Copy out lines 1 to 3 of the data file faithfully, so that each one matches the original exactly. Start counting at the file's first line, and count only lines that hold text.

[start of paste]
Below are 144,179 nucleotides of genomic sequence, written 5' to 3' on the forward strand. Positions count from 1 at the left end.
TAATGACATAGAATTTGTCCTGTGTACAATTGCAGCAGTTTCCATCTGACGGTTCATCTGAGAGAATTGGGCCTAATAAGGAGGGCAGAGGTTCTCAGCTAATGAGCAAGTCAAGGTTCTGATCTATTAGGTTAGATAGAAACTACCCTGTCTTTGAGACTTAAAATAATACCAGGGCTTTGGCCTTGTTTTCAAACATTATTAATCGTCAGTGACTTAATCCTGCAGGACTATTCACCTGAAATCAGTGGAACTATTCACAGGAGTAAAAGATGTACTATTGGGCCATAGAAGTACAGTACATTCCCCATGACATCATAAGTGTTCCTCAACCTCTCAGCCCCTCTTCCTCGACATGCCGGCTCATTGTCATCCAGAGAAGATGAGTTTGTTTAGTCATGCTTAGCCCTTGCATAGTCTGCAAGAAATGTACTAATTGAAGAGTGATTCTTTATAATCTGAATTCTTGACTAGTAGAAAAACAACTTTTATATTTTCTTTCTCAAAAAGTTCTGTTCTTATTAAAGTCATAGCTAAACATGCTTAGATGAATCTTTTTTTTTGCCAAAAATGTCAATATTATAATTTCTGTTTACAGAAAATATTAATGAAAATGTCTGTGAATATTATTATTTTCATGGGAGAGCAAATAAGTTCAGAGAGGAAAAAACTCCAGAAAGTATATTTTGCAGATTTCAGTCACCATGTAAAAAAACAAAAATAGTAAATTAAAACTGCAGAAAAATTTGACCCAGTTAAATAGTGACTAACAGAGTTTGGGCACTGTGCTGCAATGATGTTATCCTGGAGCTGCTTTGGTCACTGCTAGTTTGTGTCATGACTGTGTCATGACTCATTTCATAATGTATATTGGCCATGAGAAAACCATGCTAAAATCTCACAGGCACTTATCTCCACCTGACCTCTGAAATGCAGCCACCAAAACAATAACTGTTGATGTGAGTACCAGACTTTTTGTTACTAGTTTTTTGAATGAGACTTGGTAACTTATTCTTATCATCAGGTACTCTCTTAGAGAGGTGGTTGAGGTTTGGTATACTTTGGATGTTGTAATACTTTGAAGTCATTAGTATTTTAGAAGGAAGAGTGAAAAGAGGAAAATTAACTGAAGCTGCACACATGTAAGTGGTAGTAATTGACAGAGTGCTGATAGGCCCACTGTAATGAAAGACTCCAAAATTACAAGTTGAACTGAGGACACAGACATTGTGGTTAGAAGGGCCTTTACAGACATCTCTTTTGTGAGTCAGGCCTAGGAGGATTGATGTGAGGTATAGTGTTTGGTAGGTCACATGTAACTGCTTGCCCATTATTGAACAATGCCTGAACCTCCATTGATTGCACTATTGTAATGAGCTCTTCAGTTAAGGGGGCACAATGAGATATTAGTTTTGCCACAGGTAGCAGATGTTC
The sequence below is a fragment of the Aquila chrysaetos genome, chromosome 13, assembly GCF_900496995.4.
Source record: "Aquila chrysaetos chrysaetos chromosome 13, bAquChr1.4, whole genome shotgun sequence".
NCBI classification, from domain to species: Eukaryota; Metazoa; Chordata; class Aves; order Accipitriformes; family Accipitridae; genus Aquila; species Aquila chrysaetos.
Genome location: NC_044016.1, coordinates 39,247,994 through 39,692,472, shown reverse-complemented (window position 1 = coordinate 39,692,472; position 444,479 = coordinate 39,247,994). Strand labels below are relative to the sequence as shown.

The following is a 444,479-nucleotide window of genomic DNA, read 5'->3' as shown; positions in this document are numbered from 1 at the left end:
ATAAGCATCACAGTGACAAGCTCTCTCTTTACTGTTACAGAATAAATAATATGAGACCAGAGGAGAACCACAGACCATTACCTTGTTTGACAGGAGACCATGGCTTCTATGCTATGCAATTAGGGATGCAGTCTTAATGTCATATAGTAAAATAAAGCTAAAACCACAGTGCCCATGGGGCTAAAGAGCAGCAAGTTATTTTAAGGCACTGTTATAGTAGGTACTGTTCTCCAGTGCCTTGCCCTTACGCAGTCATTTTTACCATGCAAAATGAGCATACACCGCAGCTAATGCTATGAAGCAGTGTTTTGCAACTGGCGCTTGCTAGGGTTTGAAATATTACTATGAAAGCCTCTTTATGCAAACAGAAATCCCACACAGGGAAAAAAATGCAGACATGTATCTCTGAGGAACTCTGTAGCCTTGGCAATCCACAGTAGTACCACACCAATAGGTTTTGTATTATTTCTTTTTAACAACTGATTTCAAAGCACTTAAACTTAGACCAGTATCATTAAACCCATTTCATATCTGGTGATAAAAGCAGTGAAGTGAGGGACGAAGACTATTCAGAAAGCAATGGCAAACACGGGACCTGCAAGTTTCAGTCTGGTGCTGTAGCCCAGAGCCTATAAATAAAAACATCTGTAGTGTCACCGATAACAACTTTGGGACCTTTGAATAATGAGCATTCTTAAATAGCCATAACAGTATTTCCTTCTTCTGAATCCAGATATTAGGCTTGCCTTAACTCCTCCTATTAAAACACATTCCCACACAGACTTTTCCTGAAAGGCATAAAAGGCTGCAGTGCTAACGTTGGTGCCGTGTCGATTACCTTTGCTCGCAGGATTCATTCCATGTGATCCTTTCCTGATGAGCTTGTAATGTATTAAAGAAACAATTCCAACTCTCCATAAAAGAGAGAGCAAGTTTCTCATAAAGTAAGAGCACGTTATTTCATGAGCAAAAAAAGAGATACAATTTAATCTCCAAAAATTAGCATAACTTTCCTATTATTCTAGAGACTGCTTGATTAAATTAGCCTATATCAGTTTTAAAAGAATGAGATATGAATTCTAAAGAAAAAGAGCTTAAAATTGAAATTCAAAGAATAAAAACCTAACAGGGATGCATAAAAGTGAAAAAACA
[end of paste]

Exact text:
Below are 144,179 nucleotides of genomic sequence, written 5' to 3' on the forward strand. Positions count from 1 at the left end.
TAATGACATAGAATTTGTCCTGTGTACAATTGCAGCAGTTTCCATCTGACGGTTCATCTGAGAGAATTGGGCCTAATAAGGAGGGCAGAGGTTCTCAGCTAATGAGCAAGTCAAGGTTCTGATCTATTAGGTTAGATAGAAACTACCCTGTCTTTGAGACTTAAAATAATACCAGGGCTTTGGCCTTGTTTTCAAACATTATTAATCGTCAGTGACTTAATCCTGCAGGACTATTCACCTGAAATCAGTGGAACTATTCACAGGAGTAAAAGATGTACTATTGGGCCATAGAAGTACAGTACATTCCCCATGACATCATAAGTGTTCCTCAACCTCTCAGCCCCTCTTCCTCGACATGCCGGCTCATTGTCATCCAGAGAAGATGAGTTTGTTTAGTCATGCTTAGCCCTTGCATAGTCTGCAAGAAATGTACTAATTGAAGAGTGATTCTTTATAATCTGAATTCTTGACTAGTAGAAAAACAACTTTTATATTTTCTTTCTCAAAAAGTTCTGTTCTTATTAAAGTCATAGCTAAACATGCTTAGATGAATCTTTTTTTTTGCCAAAAATGTCAATATTATAATTTCTGTTTACAGAAAATATTAATGAAAATGTCTGTGAATATTATTATTTTCATGGGAGAGCAAATAAGTTCAGAGAGGAAAAAACTCCAGAAAGTATATTTTGCAGATTTCAGTCACCATGTAAAAAAACAAAAATAGTAAATTAAAACTGCAGAAAAATTTGACCCAGTTAAATAGTGACTAACAGAGTTTGGGCACTGTGCTGCAATGATGTTATCCTGGAGCTGCTTTGGTCACTGCTAGTTTGTGTCATGACTGTGTCATGACTCATTTCATAATGTATATTGGCCATGAGAAAACCATGCTAAAATCTCACAGGCACTTATCTCCACCTGACCTCTGAAATGCAGCCACCAAAACAATAACTGTTGATGTGAGTACCAGACTTTTTGTTACTAGTTTTTTGAATGAGACTTGGTAACTTATTCTTATCATCAGGTACTCTCTTAGAGAGGTGGTTGAGGTTTGGTATACTTTGGATGTTGTAATACTTTGAAGTCATTAGTATTTTAGAAGGAAGAGTGAAAAGAGGAAAATTAACTGAAGCTGCACACATGTAAGTGGTAGTAATTGACAGAGTGCTGATAGGCCCACTGTAATGAAAGACTCCAAAATTACAAGTTGAACTGAGGACACAGACATTGTGGTTAGAAGGGCCTTTACAGACATCTCTTTTGTGAGTCAGGCCTAGGAGGATTGATGTGAGGTATAGTGTTTGGTAGGTCACATGTAACTGCTTGCCCATTATTGAACAATGCCTGAACCTCCATTGATTGCACTATTGTAATGAGCTCTTCAGTTAAGGGGGCACAATGAGATATTAGTTTTGCCACAGGTAGCAGATGTTC
The sequence below is a fragment of the Aquila chrysaetos genome, chromosome 13, assembly GCF_900496995.4.